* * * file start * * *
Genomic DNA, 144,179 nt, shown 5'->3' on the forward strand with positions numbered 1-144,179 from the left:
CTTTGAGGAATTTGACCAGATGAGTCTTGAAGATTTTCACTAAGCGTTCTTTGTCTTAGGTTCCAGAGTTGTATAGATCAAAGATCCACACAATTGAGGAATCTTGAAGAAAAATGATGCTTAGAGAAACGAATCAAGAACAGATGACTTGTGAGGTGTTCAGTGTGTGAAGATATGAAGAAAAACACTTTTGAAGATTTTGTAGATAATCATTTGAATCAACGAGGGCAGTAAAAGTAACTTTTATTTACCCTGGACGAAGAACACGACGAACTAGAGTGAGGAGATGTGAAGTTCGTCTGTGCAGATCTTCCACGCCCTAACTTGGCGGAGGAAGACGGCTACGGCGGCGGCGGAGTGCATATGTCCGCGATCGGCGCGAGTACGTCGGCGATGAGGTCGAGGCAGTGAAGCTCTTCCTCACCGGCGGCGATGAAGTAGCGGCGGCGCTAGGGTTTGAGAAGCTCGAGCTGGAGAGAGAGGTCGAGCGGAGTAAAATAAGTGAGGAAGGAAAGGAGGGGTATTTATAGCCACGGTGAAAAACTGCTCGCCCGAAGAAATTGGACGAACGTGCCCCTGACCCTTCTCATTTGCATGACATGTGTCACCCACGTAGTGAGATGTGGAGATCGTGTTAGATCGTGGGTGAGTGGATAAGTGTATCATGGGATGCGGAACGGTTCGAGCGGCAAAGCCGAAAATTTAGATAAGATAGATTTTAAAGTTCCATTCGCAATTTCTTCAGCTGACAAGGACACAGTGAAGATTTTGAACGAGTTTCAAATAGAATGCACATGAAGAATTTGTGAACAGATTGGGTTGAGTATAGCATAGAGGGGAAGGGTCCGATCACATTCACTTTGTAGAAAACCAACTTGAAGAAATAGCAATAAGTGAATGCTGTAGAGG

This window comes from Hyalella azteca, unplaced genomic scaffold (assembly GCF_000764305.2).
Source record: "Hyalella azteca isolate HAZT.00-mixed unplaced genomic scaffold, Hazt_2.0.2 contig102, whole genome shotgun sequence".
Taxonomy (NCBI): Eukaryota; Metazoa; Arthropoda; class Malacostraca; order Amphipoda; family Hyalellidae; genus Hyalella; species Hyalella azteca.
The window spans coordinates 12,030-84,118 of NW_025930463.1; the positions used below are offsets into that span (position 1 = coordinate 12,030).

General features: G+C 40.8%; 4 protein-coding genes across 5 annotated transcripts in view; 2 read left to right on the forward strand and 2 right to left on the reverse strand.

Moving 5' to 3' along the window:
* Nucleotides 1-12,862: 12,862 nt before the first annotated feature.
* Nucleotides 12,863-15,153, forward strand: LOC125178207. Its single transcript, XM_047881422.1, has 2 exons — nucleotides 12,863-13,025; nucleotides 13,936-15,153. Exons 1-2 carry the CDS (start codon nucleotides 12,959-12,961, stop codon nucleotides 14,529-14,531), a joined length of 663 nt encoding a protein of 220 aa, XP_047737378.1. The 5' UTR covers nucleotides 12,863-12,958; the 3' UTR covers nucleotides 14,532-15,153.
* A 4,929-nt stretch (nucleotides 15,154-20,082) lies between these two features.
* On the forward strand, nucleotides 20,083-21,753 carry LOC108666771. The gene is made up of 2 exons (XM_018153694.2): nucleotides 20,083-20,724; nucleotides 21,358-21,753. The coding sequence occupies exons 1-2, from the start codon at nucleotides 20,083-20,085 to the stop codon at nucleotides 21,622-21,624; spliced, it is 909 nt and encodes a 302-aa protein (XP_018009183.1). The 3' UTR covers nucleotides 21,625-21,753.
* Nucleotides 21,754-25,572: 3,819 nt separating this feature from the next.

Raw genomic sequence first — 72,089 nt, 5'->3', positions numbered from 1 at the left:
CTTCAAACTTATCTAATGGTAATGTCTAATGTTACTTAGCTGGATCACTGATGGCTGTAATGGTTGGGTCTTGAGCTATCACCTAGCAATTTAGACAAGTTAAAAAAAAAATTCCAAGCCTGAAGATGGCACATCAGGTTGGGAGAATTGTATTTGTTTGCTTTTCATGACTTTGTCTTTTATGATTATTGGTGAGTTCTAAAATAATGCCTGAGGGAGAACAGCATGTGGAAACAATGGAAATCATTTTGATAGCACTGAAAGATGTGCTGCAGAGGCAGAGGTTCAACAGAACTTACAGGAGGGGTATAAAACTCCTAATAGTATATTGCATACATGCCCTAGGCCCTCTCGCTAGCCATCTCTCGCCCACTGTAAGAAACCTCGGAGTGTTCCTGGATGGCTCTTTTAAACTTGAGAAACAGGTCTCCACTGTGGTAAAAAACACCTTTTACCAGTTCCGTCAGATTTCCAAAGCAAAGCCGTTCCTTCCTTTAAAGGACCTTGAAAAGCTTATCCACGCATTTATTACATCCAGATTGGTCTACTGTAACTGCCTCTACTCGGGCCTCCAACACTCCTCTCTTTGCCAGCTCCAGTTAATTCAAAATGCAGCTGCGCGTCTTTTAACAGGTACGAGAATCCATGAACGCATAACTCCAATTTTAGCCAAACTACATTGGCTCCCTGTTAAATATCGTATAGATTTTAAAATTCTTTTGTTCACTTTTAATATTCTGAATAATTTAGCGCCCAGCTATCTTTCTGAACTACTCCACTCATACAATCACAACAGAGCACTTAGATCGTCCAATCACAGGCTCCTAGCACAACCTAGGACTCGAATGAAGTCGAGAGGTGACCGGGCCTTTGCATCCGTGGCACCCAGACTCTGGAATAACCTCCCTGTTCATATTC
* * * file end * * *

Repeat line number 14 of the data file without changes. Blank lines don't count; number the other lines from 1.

Raw genomic sequence first — 72,089 nt, 5'->3', positions numbered from 1 at the left: